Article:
I am a Director of Data Science in payment integrity for commercial clients at Optum, a part of UnitedHealth Group. This means that I help create models to detect and help prevent fraud, waste, abuse, and error in medical billing for large healthcare clients. Since labeled data can be limited, I am interested in combining unsupervised, semi-supervised, and supervised methods to achieve the best possible results. More generally, I am interested in solving urgent, real world problems by applying state-of-the-art machine learning algorithms, inventing them when needed.
One recent project was the creation of a supervised model that led to tens of millions of dollars in savings. In other work, I modernized a large legacy code base consisting of tens of thousands of lines of PL/SQL code by creating a modern Python and PySpark implementation. I also created a real-time version of the model by breaking out the computation into periodic computations and real-time look-ups. I have planned and am executing on a roadmap of modeling improvements to include deep learning components within a model explainable in medical/clinical terms.
In addition to my technical role, I also lead a small team of data scientists, directing their work, mentoring their technical development, and evaluating their performance.
In the recent past, I worked on cyber security and cyber-physical security. Cyber systems have peculiarities that often require new algorithms. For example, much of the data collected is computer-generated, discrete, and structured. Also, many of the underlying structures are or occur within networks. Furthermore, these systems must operate in adversarial scenarios where simple fault tolerance and reliability analyses cannot properly account for the planning and intelligence of adversaries. I explored the development of new algorithms that exploit the particulars of cyber problems to improve defensive and offensive capabilities. My later focus was on situation awareness from network sensor data and protection of the power grid.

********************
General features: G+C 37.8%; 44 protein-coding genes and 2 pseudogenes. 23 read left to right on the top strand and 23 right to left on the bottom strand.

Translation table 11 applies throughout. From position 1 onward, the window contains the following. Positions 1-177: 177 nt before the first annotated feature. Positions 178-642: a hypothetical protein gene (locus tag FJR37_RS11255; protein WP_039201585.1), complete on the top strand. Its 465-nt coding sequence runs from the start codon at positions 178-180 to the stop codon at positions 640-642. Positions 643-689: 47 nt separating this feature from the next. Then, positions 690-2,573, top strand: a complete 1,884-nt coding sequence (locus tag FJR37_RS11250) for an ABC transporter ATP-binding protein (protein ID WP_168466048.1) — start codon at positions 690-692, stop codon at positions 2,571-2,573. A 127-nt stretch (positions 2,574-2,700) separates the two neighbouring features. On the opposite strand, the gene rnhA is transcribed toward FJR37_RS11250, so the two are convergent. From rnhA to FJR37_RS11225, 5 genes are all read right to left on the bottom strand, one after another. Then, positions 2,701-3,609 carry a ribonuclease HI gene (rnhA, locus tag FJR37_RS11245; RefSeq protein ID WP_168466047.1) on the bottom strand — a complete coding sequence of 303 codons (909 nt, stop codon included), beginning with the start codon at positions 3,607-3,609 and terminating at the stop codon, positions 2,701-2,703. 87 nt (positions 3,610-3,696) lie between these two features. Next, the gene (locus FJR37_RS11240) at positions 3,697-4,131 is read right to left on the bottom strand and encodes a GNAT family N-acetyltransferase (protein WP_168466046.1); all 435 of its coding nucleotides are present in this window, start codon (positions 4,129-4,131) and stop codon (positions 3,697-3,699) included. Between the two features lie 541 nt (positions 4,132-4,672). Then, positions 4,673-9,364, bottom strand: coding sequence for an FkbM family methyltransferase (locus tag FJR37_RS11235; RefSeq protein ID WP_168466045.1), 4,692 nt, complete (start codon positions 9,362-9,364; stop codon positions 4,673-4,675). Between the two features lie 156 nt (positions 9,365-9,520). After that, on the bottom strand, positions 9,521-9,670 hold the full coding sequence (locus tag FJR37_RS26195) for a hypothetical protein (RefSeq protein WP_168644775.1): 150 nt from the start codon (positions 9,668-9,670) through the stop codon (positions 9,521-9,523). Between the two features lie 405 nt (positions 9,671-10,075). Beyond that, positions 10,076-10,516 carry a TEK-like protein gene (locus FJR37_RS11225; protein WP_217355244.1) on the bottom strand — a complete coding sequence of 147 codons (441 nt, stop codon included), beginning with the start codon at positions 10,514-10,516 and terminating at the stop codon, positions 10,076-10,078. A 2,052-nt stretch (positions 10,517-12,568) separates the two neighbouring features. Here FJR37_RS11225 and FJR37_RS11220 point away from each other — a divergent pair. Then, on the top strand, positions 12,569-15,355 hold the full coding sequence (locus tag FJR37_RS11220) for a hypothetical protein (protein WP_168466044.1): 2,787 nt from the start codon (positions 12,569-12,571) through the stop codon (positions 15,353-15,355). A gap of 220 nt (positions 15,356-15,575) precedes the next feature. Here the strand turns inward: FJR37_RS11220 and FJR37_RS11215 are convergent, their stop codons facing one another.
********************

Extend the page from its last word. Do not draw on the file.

I worked at ORNL between 2009 and 2017. In addition to being a research scientist, I was also the team lead for research-operations integration where I supported the operational deployment of research results. Previously, I worked as a cryptologic researcher for over 10 years. I earned my Ph.D. in Mathematics from the University of Michigan, Ann Arbor in 2003 (defending my thesis just hours before the Northeast blackout).
My research focus is in the effective use of machine learning methods to address real, operational problems. Many amazing results have been achieved recently using deep learning, but most of these are within the domains of images, voice, and text. In many applications, such as medical claims data and cyber security, the idiosyncrasies of the data render inappropriate the routine application of advanced algorithms. I am especially interested in determining the best analytics for addressing any given problem, whether it be from deep learning, other machine learning methods, optimization, probabilistic modeling, or game theory.